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Banach Spaces

Mathematically, what we are working with so far is called a Banach space, which is a normed linear vector space. To summarize, we defined our vectors as any list of $ N$ real or complex numbers which we interpret as coordinates in the $ N$ -dimensional vector space. We also defined vector addition5.3) and scalar multiplication5.5) in the obvious way. To have a linear vector space (§5.7), it must be closed under vector addition and scalar multiplication (linear combinations). I.e., given any two vectors $ \underline{x}\in{\bf C}^N$ and $ \underline{y}\in{\bf C}^N$ from the vector space, and given any two scalars $ \alpha\in{\bf C}$ and $ \beta\in{\bf C}$ from the field of scalars $ {\bf C}$ , the linear combination $ \alpha \underline{x}+ \beta\underline{y}$ must also be in the space. Since we have used the field of complex numbers $ {\bf C}$ (or real numbers $ {\bf R}$ ) to define both our scalars and our vector components, we have the necessary closure properties so that any linear combination of vectors from $ {\bf C}^N$ lies in $ {\bf C}^N$ . Finally, the definition of a norm (any norm) elevates a vector space to a Banach space.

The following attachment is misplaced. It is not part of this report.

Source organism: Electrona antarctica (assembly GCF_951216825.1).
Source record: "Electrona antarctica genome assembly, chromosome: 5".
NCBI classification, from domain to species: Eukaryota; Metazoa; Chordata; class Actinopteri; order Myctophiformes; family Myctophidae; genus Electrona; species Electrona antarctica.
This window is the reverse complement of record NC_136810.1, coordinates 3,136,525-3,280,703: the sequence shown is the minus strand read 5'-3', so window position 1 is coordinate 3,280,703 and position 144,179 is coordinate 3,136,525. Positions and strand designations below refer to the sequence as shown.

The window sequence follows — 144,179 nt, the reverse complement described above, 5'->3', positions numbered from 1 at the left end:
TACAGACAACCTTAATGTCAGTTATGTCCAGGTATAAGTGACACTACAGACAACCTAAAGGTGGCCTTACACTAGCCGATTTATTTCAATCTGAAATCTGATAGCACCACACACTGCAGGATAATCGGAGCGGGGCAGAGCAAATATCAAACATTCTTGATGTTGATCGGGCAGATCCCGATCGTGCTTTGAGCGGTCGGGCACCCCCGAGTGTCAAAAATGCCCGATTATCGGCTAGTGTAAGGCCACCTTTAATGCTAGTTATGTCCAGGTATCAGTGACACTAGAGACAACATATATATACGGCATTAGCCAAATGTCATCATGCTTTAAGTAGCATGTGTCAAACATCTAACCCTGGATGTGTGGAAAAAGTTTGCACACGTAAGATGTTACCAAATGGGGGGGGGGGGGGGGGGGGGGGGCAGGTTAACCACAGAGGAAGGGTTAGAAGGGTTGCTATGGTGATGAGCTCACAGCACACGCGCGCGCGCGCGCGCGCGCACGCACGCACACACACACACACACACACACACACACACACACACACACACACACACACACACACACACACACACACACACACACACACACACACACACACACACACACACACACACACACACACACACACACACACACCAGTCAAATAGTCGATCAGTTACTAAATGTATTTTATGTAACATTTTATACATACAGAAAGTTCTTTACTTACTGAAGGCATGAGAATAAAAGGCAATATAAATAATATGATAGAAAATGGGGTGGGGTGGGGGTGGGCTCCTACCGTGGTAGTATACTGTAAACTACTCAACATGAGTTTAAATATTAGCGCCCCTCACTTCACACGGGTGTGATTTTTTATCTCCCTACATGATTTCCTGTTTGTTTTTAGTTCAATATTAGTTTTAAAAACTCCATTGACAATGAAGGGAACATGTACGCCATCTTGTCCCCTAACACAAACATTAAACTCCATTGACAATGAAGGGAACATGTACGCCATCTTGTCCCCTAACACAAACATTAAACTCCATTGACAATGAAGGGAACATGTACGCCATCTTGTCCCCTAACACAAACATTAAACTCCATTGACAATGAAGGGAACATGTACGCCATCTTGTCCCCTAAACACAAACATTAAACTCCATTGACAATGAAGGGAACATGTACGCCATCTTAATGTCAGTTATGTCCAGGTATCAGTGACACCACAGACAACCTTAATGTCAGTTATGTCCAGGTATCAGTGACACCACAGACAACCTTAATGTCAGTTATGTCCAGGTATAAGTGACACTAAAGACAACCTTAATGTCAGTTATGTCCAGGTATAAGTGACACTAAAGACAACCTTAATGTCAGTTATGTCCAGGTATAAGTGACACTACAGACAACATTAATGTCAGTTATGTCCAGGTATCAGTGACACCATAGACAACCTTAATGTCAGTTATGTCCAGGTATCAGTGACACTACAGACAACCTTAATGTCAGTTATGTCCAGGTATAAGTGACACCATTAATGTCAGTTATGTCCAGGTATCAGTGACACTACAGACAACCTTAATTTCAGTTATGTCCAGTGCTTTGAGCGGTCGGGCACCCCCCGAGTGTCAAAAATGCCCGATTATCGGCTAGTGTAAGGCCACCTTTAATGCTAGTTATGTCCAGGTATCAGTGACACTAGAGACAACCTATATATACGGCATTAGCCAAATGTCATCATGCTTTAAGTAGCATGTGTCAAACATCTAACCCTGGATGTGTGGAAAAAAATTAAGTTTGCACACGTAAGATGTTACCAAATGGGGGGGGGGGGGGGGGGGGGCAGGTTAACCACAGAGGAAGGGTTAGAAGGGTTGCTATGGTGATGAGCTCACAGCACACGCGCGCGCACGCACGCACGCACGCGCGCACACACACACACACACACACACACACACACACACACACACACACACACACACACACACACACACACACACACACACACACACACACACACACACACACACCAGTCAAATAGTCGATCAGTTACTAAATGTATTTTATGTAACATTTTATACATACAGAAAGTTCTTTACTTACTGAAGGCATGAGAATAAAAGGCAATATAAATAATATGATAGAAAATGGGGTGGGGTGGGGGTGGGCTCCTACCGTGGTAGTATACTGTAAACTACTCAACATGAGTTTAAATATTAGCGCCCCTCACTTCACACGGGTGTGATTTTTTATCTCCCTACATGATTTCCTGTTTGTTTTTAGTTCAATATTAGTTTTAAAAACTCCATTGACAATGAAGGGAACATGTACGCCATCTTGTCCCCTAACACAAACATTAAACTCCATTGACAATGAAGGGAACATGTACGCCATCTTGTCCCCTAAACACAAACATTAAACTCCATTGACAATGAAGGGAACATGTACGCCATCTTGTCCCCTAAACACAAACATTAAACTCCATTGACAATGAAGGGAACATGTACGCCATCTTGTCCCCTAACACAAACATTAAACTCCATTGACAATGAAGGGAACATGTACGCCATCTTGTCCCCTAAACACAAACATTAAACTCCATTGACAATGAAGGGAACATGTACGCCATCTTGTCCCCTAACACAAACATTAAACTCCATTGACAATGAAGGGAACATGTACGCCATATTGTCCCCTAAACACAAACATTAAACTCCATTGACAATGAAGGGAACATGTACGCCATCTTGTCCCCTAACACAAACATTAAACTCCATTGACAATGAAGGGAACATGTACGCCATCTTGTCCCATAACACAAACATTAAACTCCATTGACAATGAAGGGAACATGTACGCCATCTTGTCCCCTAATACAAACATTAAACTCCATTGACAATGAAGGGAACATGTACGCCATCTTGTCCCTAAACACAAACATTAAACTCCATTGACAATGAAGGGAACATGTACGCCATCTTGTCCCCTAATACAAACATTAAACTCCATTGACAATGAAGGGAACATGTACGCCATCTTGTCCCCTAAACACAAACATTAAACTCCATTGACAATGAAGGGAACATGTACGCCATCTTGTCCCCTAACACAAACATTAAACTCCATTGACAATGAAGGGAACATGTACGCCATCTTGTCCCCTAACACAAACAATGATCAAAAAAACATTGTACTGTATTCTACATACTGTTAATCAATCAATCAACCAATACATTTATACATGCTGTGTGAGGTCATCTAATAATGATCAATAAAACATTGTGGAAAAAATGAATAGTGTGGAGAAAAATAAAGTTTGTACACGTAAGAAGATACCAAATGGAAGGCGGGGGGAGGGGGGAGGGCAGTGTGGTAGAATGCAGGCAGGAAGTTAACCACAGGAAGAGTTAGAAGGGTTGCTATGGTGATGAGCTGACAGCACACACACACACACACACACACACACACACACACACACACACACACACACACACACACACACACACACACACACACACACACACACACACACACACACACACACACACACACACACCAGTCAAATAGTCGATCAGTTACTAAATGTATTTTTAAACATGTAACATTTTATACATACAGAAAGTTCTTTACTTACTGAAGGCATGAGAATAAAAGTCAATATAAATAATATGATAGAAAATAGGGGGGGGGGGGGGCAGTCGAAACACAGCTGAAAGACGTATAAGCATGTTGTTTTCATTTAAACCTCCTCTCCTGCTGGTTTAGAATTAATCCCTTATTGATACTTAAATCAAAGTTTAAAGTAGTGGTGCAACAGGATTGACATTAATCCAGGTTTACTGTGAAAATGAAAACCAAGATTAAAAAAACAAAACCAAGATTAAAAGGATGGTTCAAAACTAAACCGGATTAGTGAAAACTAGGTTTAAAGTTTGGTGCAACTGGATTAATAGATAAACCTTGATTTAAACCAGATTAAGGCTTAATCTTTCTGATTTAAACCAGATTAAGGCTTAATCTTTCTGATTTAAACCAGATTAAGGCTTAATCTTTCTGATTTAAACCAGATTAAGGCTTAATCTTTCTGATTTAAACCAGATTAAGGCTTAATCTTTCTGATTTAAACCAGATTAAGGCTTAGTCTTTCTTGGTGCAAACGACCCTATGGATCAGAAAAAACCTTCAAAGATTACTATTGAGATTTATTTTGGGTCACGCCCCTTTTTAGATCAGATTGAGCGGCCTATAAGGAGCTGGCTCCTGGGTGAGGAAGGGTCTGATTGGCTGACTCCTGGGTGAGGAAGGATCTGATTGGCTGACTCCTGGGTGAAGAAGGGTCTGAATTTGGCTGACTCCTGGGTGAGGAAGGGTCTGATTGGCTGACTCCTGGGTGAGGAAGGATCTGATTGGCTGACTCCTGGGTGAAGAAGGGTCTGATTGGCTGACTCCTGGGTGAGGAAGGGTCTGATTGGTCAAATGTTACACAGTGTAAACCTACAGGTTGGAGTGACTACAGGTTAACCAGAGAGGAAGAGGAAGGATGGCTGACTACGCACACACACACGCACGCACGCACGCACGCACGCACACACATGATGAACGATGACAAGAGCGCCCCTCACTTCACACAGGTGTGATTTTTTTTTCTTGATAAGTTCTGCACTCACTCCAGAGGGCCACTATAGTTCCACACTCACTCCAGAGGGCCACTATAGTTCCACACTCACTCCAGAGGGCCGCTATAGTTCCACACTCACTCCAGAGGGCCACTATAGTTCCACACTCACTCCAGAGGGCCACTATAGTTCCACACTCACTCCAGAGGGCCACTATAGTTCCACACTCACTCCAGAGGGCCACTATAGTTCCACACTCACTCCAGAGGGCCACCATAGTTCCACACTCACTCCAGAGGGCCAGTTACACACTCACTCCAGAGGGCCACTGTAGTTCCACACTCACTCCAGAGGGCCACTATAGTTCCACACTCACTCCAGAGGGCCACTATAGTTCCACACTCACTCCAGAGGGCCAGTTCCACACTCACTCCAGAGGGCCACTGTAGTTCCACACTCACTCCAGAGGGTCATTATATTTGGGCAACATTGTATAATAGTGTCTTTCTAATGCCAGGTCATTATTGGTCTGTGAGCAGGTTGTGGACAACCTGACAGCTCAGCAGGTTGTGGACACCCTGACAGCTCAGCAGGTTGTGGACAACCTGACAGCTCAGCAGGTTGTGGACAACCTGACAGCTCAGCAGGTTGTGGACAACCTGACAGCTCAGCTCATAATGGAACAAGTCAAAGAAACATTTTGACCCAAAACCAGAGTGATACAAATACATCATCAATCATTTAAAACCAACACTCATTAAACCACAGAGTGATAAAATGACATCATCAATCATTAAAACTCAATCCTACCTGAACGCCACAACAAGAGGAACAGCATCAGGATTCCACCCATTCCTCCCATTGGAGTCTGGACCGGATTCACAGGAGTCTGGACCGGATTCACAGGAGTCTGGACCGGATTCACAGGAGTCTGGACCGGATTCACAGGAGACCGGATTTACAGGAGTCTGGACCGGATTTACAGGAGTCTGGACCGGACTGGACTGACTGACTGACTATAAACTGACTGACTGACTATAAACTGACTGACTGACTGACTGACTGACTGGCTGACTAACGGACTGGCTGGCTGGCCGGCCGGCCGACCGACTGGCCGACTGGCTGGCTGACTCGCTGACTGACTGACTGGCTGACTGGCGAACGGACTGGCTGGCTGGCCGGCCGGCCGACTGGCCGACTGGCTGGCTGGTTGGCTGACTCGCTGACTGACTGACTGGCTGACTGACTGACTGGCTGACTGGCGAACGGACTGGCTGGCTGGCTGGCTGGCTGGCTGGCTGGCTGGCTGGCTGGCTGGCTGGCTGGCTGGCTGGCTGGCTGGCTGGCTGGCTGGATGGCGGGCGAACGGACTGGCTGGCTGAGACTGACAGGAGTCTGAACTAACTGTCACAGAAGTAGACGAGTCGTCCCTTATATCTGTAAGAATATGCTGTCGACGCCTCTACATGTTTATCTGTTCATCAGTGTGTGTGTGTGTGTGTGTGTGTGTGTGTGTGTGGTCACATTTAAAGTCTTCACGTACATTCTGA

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``Mathematics of the Discrete Fourier Transform (DFT), with Audio Applications --- Second Edition'', by Julius O. Smith III, W3K Publishing, 2007, ISBN 978-0-9745607-4-8.
Copyright © 2014-04-06 by Julius O. Smith III
Center for Computer Research in Music and Acoustics (CCRMA),   Stanford University
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